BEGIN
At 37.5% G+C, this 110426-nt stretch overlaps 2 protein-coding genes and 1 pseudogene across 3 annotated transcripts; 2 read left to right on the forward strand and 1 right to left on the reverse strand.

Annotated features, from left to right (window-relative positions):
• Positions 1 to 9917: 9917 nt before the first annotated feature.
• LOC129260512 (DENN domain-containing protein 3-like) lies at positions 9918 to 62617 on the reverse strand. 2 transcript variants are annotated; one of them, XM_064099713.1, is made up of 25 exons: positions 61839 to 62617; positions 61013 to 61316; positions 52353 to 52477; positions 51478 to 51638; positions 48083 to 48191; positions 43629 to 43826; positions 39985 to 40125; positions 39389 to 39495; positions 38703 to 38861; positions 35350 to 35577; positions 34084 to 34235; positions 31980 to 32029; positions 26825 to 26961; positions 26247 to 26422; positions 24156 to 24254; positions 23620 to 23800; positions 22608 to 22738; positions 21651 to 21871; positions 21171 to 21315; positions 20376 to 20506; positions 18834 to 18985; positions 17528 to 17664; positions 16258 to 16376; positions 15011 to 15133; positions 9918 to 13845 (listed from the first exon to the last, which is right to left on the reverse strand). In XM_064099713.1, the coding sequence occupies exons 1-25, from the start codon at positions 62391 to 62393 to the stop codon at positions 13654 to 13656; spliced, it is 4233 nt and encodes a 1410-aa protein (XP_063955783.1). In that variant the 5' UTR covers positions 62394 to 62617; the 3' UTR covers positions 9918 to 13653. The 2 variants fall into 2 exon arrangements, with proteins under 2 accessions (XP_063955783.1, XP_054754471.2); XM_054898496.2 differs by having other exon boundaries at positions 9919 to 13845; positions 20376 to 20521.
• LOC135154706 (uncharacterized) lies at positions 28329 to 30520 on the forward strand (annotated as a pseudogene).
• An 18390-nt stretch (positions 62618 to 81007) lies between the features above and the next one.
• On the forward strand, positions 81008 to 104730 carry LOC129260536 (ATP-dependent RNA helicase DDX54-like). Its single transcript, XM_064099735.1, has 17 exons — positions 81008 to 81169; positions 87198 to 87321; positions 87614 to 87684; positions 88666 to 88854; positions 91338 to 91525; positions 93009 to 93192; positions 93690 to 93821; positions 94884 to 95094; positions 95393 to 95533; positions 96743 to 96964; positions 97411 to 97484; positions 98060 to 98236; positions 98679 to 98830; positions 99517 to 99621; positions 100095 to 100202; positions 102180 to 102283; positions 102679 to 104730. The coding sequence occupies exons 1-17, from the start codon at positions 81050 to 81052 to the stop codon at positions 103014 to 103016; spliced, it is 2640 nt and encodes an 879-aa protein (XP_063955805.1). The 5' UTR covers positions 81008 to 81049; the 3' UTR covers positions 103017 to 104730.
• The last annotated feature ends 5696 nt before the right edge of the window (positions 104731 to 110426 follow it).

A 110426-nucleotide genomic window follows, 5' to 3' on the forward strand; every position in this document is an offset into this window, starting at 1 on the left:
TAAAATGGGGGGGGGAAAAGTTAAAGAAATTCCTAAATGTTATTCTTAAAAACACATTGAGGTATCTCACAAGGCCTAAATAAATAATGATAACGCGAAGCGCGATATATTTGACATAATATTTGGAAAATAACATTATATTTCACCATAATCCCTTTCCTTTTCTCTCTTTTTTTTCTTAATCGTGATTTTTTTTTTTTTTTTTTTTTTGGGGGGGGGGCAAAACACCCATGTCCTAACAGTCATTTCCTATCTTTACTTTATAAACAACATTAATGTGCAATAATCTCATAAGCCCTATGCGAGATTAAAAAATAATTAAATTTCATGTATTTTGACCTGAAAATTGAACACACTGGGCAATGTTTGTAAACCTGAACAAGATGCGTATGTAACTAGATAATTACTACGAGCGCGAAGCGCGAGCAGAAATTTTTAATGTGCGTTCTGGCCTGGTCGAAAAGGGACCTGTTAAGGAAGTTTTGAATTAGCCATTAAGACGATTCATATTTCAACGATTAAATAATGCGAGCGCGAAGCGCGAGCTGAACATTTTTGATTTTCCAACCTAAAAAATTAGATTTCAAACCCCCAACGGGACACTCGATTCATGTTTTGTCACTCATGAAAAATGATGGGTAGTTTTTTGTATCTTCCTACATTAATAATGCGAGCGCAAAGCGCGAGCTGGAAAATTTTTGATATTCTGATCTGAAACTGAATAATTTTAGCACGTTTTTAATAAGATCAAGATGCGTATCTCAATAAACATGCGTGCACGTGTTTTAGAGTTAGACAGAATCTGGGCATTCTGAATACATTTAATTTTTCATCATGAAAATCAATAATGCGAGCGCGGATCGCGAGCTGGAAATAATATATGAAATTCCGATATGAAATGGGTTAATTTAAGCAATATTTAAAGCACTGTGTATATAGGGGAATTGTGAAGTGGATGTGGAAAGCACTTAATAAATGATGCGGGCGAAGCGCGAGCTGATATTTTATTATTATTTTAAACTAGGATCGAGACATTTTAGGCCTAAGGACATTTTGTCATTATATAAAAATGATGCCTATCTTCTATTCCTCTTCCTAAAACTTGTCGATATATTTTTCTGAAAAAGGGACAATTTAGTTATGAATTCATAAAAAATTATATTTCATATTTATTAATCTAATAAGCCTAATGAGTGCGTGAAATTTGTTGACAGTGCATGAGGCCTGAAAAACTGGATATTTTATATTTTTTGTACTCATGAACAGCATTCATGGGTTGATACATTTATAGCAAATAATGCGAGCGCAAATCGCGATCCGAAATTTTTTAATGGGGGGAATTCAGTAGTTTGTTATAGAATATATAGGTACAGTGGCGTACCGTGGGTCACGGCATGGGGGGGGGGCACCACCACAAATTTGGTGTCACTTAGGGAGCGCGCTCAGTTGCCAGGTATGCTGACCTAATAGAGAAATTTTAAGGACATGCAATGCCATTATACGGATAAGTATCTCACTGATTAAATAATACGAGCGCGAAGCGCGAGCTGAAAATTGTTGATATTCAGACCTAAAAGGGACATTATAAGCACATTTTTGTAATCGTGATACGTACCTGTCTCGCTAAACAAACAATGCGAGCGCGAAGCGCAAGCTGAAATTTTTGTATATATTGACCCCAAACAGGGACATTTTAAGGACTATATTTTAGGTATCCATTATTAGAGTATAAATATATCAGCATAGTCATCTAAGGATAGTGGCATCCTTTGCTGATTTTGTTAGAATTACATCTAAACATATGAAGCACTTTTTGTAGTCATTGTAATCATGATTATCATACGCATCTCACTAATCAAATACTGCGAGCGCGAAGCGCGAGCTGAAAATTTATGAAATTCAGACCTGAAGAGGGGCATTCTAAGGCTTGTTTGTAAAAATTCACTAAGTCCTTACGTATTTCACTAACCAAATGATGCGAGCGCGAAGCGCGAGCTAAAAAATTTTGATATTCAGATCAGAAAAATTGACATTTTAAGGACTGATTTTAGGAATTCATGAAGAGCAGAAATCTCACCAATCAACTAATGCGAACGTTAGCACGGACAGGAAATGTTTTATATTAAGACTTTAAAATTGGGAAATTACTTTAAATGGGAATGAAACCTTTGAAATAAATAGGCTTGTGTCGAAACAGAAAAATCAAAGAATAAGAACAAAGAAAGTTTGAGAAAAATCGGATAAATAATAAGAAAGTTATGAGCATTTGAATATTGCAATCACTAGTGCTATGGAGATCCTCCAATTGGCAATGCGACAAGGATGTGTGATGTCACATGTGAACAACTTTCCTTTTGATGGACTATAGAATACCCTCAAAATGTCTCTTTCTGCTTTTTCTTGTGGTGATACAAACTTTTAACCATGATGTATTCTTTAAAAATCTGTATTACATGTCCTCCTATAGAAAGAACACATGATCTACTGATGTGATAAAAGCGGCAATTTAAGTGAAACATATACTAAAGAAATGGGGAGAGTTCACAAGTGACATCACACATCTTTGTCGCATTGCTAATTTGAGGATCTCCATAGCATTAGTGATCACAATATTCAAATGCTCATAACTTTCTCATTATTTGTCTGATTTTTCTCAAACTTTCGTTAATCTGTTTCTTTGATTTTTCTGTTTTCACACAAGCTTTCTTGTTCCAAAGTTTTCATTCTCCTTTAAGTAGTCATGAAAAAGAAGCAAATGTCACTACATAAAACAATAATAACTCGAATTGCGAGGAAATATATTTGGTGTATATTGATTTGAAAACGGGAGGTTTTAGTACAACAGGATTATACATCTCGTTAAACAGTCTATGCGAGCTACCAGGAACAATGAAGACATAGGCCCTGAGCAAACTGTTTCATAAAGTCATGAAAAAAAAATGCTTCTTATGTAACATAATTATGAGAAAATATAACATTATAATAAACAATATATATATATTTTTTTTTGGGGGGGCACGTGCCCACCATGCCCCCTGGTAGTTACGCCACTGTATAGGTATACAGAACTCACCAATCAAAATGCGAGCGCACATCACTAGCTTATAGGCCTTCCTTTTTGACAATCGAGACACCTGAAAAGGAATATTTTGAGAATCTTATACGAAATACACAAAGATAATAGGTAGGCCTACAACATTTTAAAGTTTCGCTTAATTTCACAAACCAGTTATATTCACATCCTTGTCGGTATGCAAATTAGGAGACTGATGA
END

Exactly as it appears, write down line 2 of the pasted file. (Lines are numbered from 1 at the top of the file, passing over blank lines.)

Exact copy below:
Annotated features, from left to right (window-relative positions):